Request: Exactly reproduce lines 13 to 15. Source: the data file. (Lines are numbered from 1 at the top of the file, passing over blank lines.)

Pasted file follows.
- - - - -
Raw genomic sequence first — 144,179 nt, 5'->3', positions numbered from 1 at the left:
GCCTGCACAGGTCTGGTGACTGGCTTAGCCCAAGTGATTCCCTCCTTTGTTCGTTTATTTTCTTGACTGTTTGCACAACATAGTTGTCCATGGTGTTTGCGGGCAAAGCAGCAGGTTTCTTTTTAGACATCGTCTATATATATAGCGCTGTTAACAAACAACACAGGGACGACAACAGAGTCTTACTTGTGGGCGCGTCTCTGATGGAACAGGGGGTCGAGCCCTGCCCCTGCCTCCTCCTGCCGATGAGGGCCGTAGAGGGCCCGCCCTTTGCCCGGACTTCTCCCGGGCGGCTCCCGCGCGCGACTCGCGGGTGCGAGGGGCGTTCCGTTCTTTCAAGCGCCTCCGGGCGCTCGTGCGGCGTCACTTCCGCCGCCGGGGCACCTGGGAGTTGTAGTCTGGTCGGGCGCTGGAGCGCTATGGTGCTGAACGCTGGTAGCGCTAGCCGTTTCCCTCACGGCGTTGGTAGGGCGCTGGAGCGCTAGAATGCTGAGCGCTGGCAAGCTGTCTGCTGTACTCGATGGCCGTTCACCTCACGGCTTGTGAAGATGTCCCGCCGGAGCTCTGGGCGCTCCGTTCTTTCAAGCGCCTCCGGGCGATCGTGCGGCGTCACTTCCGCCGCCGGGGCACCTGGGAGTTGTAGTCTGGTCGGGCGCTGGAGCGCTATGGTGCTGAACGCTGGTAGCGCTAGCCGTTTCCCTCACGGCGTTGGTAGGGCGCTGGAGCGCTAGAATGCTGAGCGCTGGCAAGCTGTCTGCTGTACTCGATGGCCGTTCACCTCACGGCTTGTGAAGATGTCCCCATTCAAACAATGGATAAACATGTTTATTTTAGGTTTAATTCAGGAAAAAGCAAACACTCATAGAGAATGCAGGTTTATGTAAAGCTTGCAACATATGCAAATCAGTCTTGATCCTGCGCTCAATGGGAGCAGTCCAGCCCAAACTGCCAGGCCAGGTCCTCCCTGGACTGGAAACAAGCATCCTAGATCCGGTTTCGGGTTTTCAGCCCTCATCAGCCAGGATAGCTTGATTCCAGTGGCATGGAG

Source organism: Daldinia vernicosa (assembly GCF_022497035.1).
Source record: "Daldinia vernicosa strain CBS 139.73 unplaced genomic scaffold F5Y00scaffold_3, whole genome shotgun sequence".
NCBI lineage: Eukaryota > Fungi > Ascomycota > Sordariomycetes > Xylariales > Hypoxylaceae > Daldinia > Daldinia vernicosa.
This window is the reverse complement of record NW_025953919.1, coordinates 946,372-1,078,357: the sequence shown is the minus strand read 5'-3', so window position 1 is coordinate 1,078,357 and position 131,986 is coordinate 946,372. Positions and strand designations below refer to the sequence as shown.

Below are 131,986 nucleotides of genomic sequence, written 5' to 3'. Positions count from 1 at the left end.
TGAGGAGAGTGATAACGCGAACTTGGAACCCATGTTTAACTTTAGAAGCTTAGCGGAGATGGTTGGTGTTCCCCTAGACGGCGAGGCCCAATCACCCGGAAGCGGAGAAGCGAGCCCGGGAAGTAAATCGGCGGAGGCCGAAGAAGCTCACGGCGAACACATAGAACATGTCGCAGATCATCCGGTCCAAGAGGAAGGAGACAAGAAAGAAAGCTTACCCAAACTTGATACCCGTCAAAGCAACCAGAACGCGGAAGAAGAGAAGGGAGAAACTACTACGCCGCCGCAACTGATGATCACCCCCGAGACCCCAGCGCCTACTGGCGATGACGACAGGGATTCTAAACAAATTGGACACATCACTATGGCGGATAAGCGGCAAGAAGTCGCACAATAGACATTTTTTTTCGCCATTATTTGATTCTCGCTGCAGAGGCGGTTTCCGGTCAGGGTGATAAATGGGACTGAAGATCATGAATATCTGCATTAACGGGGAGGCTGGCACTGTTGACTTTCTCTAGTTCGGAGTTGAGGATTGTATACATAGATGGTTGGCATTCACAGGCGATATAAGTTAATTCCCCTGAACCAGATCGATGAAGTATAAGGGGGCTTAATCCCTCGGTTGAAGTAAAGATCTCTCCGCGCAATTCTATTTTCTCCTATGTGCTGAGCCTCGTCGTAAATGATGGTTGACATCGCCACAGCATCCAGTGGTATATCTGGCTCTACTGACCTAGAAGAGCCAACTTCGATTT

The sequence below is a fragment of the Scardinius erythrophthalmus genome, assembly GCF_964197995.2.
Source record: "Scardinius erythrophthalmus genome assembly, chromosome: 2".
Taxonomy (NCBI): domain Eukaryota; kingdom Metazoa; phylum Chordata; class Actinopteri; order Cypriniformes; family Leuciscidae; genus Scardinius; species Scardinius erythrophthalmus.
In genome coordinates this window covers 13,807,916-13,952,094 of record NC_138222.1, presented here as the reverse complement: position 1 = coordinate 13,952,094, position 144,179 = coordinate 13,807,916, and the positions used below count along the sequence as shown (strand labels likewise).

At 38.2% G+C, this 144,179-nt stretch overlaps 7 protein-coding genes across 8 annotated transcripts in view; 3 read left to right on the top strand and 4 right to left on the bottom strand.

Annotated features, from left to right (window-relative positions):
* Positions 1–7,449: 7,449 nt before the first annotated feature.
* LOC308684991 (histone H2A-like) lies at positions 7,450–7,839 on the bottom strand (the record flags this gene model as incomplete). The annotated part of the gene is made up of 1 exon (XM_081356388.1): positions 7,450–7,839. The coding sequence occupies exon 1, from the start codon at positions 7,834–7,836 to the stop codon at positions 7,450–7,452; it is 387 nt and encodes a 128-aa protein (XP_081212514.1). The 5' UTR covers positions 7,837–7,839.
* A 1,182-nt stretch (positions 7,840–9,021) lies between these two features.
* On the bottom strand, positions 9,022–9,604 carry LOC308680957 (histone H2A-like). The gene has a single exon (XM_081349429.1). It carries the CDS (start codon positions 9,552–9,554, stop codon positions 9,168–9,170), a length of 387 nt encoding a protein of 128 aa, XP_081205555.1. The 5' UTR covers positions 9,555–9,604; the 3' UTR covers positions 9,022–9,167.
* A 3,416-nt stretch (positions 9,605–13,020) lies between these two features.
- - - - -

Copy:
At 38.2% G+C, this 144,179-nt stretch overlaps 7 protein-coding genes across 8 annotated transcripts in view; 3 read left to right on the top strand and 4 right to left on the bottom strand.

Annotated features, from left to right (window-relative positions):
* Positions 1–7,449: 7,449 nt before the first annotated feature.